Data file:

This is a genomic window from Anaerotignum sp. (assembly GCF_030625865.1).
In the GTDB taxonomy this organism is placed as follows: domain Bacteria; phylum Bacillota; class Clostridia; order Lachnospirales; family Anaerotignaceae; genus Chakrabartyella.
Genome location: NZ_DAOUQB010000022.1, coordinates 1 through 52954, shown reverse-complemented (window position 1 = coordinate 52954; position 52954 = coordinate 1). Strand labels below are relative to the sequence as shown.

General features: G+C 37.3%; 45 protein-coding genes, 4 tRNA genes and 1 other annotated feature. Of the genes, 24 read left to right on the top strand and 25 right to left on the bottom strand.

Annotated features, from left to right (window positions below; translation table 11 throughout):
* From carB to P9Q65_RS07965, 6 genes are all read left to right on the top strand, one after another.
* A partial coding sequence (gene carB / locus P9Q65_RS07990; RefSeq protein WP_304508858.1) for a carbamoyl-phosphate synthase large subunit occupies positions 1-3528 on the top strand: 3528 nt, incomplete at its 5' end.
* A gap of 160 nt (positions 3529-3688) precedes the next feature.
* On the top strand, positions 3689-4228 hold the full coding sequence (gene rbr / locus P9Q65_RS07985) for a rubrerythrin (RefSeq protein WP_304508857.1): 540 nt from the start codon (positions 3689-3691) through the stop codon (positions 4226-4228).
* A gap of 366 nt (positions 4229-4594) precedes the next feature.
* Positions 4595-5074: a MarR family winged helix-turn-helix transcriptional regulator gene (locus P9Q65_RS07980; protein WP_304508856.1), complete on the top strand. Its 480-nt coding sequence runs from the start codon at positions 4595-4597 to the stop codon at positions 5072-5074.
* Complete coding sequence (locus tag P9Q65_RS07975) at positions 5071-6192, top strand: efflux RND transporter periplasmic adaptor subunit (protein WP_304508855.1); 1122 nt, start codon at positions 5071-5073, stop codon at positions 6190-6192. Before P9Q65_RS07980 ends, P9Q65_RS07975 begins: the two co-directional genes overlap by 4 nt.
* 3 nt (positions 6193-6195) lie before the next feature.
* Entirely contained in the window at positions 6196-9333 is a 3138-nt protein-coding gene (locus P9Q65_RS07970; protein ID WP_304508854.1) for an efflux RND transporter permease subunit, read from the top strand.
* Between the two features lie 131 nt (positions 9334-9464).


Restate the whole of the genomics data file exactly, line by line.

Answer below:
This is a genomic window from Anaerotignum sp. (assembly GCF_030625865.1).
In the GTDB taxonomy this organism is placed as follows: domain Bacteria; phylum Bacillota; class Clostridia; order Lachnospirales; family Anaerotignaceae; genus Chakrabartyella.
Genome location: NZ_DAOUQB010000022.1, coordinates 1 through 52954, shown reverse-complemented (window position 1 = coordinate 52954; position 52954 = coordinate 1). Strand labels below are relative to the sequence as shown.

General features: G+C 37.3%; 45 protein-coding genes, 4 tRNA genes and 1 other annotated feature. Of the genes, 24 read left to right on the top strand and 25 right to left on the bottom strand.

Annotated features, from left to right (window positions below; translation table 11 throughout):
* From carB to P9Q65_RS07965, 6 genes are all read left to right on the top strand, one after another.
* A partial coding sequence (gene carB / locus P9Q65_RS07990; RefSeq protein WP_304508858.1) for a carbamoyl-phosphate synthase large subunit occupies positions 1-3528 on the top strand: 3528 nt, incomplete at its 5' end.
* A gap of 160 nt (positions 3529-3688) precedes the next feature.
* On the top strand, positions 3689-4228 hold the full coding sequence (gene rbr / locus P9Q65_RS07985) for a rubrerythrin (RefSeq protein WP_304508857.1): 540 nt from the start codon (positions 3689-3691) through the stop codon (positions 4226-4228).
* A gap of 366 nt (positions 4229-4594) precedes the next feature.
* Positions 4595-5074: a MarR family winged helix-turn-helix transcriptional regulator gene (locus P9Q65_RS07980; protein WP_304508856.1), complete on the top strand. Its 480-nt coding sequence runs from the start codon at positions 4595-4597 to the stop codon at positions 5072-5074.
* Complete coding sequence (locus tag P9Q65_RS07975) at positions 5071-6192, top strand: efflux RND transporter periplasmic adaptor subunit (protein WP_304508855.1); 1122 nt, start codon at positions 5071-5073, stop codon at positions 6190-6192. Before P9Q65_RS07980 ends, P9Q65_RS07975 begins: the two co-directional genes overlap by 4 nt.
* 3 nt (positions 6193-6195) lie before the next feature.
* Entirely contained in the window at positions 6196-9333 is a 3138-nt protein-coding gene (locus P9Q65_RS07970; protein ID WP_304508854.1) for an efflux RND transporter permease subunit, read from the top strand.
* Between the two features lie 131 nt (positions 9334-9464).